Mr. Fleming’s connection with the Canadian Pacific continued until 1880 when he resigned his position on finding himself unable to agree with the Government as to the location of the railway. His great public services have been fitly recognised by his receiving from Her Majesty the honour of being created a Companion of the Order of St. Michael and St. George. In 1880 he was elected Chancellor of Queen’s University, Kingston. He is an able and voluminous writer on topics connected with his profession. In addition to the valuable official reports of the various enterprises with which he has been connected he has published a history of the Intercolonial Railway and has furnished many instructive contributions to the Canadian Journal and other scientific publications. In 1855 he was united in marriage to Miss Ann Jean Hall, daughter of the late Sheriff Hall, of the County of Peterborough.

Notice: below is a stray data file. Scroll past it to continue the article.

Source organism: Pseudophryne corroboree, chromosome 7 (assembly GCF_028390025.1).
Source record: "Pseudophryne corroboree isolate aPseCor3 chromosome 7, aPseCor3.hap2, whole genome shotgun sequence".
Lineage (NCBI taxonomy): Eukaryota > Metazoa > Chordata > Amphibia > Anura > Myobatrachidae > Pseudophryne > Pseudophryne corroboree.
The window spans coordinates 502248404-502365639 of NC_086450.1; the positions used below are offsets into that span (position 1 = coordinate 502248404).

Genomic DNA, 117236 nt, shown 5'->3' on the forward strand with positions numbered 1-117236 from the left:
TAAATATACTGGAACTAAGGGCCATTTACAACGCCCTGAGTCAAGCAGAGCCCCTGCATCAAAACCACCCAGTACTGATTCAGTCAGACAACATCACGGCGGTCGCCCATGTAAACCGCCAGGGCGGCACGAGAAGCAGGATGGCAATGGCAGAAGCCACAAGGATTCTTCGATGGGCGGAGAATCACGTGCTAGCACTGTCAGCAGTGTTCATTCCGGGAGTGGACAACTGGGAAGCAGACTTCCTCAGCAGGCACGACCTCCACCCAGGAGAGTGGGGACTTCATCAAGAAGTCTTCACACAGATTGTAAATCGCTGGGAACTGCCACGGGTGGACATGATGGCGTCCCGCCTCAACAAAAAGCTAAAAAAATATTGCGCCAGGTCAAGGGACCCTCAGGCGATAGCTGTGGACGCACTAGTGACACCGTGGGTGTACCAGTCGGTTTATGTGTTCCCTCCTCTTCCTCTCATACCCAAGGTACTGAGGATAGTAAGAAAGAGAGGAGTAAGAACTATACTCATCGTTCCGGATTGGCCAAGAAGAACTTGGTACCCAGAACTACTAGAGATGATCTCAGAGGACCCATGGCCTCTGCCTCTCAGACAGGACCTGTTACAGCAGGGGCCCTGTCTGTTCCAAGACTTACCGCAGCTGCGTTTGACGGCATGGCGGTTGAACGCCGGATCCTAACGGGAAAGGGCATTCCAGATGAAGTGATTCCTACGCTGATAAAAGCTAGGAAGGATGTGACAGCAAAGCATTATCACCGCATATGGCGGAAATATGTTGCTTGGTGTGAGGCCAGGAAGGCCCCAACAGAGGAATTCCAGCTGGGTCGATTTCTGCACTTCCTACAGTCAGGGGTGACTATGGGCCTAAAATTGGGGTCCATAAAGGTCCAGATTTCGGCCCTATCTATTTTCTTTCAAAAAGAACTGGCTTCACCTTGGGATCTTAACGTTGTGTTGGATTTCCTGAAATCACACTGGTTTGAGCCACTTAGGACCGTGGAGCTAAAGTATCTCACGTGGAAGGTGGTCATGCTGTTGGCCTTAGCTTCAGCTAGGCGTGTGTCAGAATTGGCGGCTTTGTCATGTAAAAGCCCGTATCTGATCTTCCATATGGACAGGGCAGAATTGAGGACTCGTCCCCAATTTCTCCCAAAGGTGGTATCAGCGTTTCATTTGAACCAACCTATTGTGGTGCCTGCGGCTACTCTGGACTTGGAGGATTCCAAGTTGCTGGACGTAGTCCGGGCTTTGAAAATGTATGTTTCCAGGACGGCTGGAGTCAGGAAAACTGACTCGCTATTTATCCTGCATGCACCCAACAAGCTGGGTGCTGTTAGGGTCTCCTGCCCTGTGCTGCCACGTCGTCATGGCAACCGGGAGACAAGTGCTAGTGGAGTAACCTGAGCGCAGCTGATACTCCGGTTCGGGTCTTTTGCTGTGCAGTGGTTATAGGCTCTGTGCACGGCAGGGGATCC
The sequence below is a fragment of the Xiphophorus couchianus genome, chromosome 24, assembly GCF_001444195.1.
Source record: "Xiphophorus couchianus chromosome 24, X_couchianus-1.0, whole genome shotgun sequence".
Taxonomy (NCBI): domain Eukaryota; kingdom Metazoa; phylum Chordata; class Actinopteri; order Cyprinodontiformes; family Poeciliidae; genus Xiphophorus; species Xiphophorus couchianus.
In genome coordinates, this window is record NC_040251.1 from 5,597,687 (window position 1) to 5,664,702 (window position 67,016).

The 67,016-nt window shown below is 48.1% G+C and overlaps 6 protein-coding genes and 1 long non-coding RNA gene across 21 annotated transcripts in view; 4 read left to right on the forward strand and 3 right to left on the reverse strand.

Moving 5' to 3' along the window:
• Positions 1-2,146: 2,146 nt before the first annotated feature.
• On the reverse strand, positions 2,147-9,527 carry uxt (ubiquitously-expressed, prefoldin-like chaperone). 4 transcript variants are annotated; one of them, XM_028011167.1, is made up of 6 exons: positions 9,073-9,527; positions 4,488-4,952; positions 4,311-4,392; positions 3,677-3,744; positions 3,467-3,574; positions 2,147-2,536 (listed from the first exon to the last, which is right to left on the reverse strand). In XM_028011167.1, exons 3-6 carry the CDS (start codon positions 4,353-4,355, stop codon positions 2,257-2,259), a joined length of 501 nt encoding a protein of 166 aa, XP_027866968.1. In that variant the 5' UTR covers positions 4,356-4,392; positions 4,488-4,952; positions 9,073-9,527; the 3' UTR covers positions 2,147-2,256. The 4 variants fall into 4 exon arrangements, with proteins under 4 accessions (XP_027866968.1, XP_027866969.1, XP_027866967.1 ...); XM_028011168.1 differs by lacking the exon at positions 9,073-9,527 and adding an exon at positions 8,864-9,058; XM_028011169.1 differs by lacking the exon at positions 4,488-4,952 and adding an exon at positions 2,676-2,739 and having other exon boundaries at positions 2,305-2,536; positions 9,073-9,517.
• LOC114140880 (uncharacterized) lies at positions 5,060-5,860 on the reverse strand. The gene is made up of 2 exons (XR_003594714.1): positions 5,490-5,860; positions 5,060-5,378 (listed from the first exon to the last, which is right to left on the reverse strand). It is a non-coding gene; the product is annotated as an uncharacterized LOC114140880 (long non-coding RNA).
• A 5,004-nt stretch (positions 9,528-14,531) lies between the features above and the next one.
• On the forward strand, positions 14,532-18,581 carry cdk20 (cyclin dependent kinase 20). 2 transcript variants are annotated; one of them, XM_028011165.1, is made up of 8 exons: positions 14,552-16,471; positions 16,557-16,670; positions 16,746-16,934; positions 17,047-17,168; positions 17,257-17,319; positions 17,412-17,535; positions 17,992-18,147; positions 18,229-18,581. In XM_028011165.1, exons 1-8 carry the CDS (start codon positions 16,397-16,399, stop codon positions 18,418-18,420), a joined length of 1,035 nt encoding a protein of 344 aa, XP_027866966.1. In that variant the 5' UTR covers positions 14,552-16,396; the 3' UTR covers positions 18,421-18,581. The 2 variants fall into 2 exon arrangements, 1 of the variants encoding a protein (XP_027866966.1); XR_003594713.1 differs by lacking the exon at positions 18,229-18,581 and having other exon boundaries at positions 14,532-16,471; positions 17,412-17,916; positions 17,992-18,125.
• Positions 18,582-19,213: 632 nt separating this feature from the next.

When British Columbia entered the union the practicability of the Pacific Railway was still an unsolved problem. No time was lost in setting on foot the work of survey in the summer of 1871. On July 20th, the day on which the union was formally consummated, a party left Victoria for the mountains, operations having been begun in the East some weeks before. The quarter to which attention was specially directed was the Yellow Head Pass in the Rocky Mountains which it was supposed might offer an available route. On examination it was found that no insuperable obstacle existed to the construction of a road through this pass to Kamloops in the interior of the Province. The main question was settled. The Canadian Pacific was a practicable scheme and henceforward it was merely a choice between longer and shorter, easier or more difficult routes. The immensity of the enterprise, which had hardly been fully considered in the anxiety to make terms with the British Columbians, began to be more fully realized during the toilsome and tedious years of exploratory survey that followed. The difficulties encountered, the fatigues and perils endured by those engaged in this work are deserving of more recognition than they have received or are ever likely to receive at the hands of the country in whose service these brave soldiers on the skirmish line of the advancing forces of civilization toiled and suffered and not unfrequently died—for if "peace hath her victories not less renowned than war," she has also her tragedies,—her killed whose names find place in no bulletins and to whose memories no lofty monuments are reared, and her wounded who go unpensioned and undecorated. The total list of lives lost in connection with the survey up to the year 1878, by various "moving accidents of flood and field" numbered thirty-eight. The names of Sinclair, Matheson, Spence, Hamilton, McMillan, Scott and others which appear on the death-roll indicate that Scotland can claim as her sons a very large proportion of the men to whose faithful and arduous service in the face of the dangers and hard-ships of the wilderness, Canada owes so heavy a debt of gratitude. The vast amount of information concerning the physical features of a region of which nothing was accurately known excepting along the routes followed by the few travellers who had left their observations on record, gained by the exhaustive and elaborate system of surveys carried out under Mr. Fleming’s direction is indicated by the statement made by him in a paper read before the Colonial Institute on the 16th of April, 1878, that the total length of explorations made during the preceding seven years exceeded 47,000 miles, no less than 12,000 miles having been measured by chain and spirit-level, yard by yard. [Report of Canadian Pacific Railway, 1878, p. 88.] The expense of these surveys amounted to about three and a half million dollars, and the engineering force employed numbered about a thousand men of all grades.